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Married as minors


A year ago I traveled to Rajasthan, a state in northwestern India, to photograph child marriages. Minors in India continue to be forced into matrimony despite a ban by the central government. In fact, several children below the legal age tie the knot in mass ceremonies during the Hindu festival of Akshaya Tritiya, considered one of the most auspicious days in the Hindu calendar.

Almost a year later, I was asked to go back to Rajasthan and photograph a child couple whose marriage I had documented earlier. The couple were 14-year-old Kishan Gopal and his 12-year-old wife Krishna. With the help of a few friends, I tracked down the village and the groom’s house. I wasn’t sure if the parents and the couple would allow me to photograph them again. With a lot of apprehension, I reached the house of the child groom.

Jul 9, 2011
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When monkeys tie the knot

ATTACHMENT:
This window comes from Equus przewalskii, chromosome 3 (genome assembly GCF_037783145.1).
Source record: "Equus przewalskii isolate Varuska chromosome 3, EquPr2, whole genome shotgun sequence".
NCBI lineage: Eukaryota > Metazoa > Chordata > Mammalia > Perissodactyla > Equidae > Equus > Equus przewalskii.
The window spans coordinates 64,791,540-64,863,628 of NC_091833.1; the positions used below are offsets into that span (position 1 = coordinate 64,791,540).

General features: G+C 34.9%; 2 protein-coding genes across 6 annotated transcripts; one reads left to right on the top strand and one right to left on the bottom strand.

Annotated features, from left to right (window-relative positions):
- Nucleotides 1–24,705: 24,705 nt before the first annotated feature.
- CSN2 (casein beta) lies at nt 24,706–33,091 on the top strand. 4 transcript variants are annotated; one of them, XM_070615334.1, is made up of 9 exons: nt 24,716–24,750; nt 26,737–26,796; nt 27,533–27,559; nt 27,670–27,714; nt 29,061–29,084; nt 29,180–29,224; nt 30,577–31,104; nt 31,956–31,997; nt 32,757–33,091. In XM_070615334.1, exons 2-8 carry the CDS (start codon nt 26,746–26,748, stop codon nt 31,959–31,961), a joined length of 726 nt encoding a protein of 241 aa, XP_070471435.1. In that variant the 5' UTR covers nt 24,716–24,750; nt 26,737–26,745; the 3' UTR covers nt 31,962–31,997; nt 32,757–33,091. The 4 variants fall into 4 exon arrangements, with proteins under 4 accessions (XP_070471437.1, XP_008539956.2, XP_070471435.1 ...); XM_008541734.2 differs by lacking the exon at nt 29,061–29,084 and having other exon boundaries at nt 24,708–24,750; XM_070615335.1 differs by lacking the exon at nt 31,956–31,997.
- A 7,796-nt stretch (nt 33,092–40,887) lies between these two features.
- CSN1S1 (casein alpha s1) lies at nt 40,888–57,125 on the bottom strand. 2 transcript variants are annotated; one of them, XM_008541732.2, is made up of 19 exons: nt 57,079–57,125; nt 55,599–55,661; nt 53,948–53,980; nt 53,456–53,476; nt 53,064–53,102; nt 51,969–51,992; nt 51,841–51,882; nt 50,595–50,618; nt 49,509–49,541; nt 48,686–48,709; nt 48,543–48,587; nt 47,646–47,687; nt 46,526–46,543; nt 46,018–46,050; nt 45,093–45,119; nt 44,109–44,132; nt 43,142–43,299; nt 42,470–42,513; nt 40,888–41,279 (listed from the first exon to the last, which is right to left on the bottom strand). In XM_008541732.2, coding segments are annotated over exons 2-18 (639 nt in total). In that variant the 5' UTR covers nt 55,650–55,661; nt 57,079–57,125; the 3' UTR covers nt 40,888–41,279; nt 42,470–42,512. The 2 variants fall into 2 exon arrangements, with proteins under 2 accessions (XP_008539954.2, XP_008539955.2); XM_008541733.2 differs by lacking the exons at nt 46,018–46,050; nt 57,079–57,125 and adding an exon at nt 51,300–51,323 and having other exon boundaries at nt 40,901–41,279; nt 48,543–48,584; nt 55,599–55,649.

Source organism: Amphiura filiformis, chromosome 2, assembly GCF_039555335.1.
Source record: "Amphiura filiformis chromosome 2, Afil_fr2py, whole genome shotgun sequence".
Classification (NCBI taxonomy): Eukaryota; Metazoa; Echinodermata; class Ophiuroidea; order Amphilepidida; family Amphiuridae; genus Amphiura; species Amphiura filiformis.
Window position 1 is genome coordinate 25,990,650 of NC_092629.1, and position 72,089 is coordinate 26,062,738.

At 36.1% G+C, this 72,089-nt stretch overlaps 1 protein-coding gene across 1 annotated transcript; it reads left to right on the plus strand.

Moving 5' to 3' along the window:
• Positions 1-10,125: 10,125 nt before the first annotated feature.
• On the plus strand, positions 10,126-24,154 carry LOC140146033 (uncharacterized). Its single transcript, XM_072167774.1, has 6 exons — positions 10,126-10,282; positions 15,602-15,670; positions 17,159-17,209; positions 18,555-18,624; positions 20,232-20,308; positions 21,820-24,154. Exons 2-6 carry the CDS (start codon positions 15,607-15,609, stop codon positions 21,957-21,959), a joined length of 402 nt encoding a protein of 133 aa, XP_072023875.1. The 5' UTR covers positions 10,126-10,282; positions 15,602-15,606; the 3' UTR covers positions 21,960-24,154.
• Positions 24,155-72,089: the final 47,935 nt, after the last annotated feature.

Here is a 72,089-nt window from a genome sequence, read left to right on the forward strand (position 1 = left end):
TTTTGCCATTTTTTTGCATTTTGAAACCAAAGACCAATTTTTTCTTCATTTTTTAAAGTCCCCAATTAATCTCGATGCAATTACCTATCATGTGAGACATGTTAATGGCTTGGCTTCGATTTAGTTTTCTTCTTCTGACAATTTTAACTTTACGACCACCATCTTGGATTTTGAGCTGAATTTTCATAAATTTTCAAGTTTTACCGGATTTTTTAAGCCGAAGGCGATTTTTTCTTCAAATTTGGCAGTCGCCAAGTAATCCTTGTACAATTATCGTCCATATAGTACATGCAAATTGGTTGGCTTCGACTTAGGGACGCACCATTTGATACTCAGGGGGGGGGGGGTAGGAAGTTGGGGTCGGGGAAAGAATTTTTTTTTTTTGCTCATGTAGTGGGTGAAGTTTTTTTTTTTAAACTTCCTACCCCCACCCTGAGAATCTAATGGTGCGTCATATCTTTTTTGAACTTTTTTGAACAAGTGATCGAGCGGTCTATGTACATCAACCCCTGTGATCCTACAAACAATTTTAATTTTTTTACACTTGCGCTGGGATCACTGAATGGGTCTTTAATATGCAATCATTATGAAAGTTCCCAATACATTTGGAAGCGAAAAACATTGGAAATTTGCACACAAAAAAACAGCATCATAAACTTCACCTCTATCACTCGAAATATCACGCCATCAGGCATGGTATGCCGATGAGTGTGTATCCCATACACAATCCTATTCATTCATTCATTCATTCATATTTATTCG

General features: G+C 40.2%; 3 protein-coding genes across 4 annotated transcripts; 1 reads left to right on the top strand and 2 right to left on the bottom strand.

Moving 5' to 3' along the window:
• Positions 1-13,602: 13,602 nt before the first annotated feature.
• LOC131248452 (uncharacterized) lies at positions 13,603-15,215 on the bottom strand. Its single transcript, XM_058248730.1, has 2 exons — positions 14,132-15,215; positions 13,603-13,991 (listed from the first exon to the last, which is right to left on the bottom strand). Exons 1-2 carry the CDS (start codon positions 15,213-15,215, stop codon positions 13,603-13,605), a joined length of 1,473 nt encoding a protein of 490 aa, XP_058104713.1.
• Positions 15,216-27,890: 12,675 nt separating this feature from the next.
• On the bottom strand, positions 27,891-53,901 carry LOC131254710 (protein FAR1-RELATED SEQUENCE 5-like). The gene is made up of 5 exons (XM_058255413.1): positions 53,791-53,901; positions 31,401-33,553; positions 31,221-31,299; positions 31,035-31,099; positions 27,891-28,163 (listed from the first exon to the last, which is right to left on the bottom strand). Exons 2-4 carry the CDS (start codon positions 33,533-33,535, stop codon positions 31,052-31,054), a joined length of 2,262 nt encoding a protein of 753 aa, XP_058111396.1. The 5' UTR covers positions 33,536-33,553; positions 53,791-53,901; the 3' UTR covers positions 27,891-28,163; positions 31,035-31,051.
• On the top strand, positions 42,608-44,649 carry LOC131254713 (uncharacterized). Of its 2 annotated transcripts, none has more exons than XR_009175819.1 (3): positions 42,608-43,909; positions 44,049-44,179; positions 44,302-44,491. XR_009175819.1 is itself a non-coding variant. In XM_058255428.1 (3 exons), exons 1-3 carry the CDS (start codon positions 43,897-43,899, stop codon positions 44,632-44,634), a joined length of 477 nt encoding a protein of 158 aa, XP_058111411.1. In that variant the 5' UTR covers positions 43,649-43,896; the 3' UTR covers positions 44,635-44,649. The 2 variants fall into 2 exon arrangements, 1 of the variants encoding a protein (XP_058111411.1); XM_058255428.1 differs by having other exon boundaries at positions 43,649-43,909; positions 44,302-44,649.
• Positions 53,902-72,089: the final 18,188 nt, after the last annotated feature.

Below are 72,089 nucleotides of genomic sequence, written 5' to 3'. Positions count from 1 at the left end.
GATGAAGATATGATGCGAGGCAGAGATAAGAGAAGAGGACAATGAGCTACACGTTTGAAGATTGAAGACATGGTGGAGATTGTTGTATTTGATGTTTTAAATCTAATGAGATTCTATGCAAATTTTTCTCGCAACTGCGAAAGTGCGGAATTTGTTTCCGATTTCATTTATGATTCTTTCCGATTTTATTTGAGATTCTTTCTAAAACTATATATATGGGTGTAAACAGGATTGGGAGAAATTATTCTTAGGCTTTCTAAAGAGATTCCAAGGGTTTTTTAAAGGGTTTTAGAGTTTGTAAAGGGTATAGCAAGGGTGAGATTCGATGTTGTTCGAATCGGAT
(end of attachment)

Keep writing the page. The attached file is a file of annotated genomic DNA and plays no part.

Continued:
It all started with a phone call. I was being invited to a wedding. Sounded good. I’d finally make my debut in wedding photography.

I had it all planned. I wanted to spend a day each at the groom’s and the bride’s respectively. Now the only hiccup was I couldn’t interact with them. After all, they were no regular couple. They were monkeys.

    • About Danish

      "I am a television news correspondent turned photographer, working for Reuters in Mumbai. I was brought up in the Indian capital Delhi but have been posted in Mumbai since summer 2010. With Reuters, I made my foray into professional photography. I've been learning something new about photography everyday on the job. Apart from taking pictures to go with the daily news, I have a keen interest in shooting in depth features and multimedia."